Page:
An Evil Wind

The threat posed by radical Islam to Britain is palpable and real but the danger isn’t limited to fundamentalists. Anglo-Jewry, take heed: now that anti-Israel rhetoric has infiltrated all levels of British intelligentsia, it may be time to leave.

British Anti-Israel Protest 311 (photo credit: Courtesy)
British Anti-Israel Protest 311
(photo credit: Courtesy)
There is an evil wind blowing through England’s “green and pleasant land” – one that bodes ill for the future of its prosperous and relatively well-integrated Jewish community. The problem is not entirely new or unexpected.
For many years now, no other religious or ethnic group in Britain has had to undertake (largely at its own expense) such extensive protective measures as Anglo-Jewry for its synagogues, schools, communal institutions or cultural centers. I was reminded of this recently on a visit to London when I spoke with younger English Jews who find themselves on the front line in defending Israel against the never-ending barrage of calumnies, insults, half-truths and nasty innuendoes that have become the norm in many British campuses. This is no easy task since Britain today has become a world leader in repeated efforts to boycott the Jewish State, led by powerful unions with hundreds of thousands of members.
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In the last few years, the Transport and General Workers Union (Unison), the National Union of Journalists and the Universities and Colleges Union have all passed measures supporting a boycott of Israel for its policies towards the Palestinians. They have not done so in any other case – studiously ignoring the genocide in Sudan and massive human rights violations from China to Iran, Africa and the Arab world. Jewish students have to contend not only with the academic unions, but also with a liberal consensus in the BBC, The Guardian, The Independent, and public opinion which all too often smacks of double standards and contains an insidious edge of withering contempt towards Israel. This is especially true on the British Left which seems to have become completely unhinged by its uncritical embrace of the Palestinian narrative.
Events surrounding the Gaza flotilla last summer envenomed an already toxic discourse which presents Israel as if it were a criminal neo-Nazi State and the greatest single threat to peace in the Middle East. Such views are articulated not only by the pro-Palestinian Left in Britain but are also regularly highlighted in prestigious and widely circulated literary magazines such as the London Review of Books. Naturally enough, these and other anti-Israel publications make sure that the prime accusers of the Jewish State are themselves Israelis or anti-Zionist Diaspora Jews (the kind who are proud to be ashamed of their Jewishness). The generous platform offered to the “Alibi-Jews” is then used as a shield against any charge of anti-Semitism. It should be added that in literary, artistic and intellectual circles today, “Zionism” has become little more than a word of abuse almost automatically bracketed with “apartheid,” “fascism,” and the worst kind of “settler-colonialism.”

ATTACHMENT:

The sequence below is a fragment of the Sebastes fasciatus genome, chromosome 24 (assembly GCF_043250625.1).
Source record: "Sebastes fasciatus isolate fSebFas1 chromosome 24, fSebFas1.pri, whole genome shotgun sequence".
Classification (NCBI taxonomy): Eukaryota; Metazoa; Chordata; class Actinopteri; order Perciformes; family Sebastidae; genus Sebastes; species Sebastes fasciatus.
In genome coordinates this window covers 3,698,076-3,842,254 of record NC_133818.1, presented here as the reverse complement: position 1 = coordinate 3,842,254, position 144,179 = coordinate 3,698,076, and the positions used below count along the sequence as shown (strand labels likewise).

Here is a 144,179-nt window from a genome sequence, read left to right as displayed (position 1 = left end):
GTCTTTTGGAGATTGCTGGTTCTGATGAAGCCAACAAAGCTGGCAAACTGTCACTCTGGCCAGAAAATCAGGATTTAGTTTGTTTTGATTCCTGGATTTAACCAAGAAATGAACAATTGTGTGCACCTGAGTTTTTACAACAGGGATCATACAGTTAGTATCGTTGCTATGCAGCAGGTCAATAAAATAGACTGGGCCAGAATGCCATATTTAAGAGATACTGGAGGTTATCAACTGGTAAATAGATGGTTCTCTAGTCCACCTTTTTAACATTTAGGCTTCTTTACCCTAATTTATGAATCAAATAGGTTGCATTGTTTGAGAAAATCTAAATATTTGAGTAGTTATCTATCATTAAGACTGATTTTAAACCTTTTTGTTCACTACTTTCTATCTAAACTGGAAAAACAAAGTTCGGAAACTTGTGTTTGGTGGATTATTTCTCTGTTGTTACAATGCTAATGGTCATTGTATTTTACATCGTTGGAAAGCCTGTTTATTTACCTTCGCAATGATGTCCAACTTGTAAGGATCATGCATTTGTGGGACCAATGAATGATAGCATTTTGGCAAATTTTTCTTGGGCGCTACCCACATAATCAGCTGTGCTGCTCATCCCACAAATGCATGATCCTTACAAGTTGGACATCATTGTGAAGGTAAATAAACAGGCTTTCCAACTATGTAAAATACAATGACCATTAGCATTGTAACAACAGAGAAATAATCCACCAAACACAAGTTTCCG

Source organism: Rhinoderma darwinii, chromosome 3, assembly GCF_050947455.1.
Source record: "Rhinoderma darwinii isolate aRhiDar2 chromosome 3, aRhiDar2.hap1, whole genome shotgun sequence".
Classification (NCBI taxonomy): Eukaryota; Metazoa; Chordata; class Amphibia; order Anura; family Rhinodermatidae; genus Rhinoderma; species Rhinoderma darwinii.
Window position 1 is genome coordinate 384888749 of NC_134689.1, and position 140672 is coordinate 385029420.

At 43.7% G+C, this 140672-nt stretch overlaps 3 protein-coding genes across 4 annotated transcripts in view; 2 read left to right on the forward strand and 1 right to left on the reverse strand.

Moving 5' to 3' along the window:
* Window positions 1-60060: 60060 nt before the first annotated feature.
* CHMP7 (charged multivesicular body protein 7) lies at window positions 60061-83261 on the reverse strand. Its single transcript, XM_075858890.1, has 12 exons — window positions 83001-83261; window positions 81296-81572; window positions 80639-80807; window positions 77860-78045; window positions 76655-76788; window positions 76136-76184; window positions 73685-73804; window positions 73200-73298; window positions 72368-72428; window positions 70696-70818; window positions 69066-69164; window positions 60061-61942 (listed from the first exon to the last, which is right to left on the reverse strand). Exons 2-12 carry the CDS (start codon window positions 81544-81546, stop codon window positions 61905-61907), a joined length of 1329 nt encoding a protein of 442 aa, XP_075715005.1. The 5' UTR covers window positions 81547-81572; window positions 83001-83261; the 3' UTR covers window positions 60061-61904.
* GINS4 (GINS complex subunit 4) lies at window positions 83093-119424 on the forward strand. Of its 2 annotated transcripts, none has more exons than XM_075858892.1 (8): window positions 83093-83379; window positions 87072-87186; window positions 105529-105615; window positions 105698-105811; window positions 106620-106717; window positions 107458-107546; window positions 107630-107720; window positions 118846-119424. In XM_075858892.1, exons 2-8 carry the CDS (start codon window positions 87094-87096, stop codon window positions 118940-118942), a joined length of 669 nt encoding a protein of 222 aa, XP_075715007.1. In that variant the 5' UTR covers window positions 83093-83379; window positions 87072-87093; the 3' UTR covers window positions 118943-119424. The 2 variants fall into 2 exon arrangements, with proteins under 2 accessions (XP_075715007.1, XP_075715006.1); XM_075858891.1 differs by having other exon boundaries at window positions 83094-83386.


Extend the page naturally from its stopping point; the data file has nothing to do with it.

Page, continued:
The shameful Israel-bashing of the British intelligentsia goes together with its predilection for treating Islamist terror and fundamentalism (whether in the Middle East or Britain) with velvet gloves. But on this point the literati seem to be losing touch with the grassroots in Britain and the rest of Western Europe. Ordinary Britons and Western Europeans who bear the brunt of the demographic changes resulting from large-scale Muslim and Third World immigration, are increasingly restless. This cannot be explained merely as “Islamophobia” or white racist reflex. Nearly half of British Muslims, according to recent polls, would welcome the imposition of Sharia law in England. Many of those influenced by Islamic fundamentalism, exhibit hostile attitudes to gays, women’s rights, Hindus and Jews, and are themselves extremely bigoted.
The threat posed by radical Islam to Britain and the rest of Europe is by no means an invention of populist xenophobes. It is palpable and real. Unfortunately for Anglo-Jewry this state of affairs presents yet another alarming signal that its present and future prospects are more than uncertain, even in the best-case scenario. Thirty years ago, in leaving a much more hospitable Britain, I made my own choice and opted for Israel. I have never regretted that decision. Frankly, I would advise young British Jews who truly care about their own future (and that of their children) to make a similar choice now rather than wait for things to get worse. For those who can read, the writing is on the wall.
The writer is Neuberger Professor of Jewish History at the Hebrew University of Jerusalem and author of A Lethal Obsession: Anti-Semitism from Antiquity to the Global Jihad (Random House).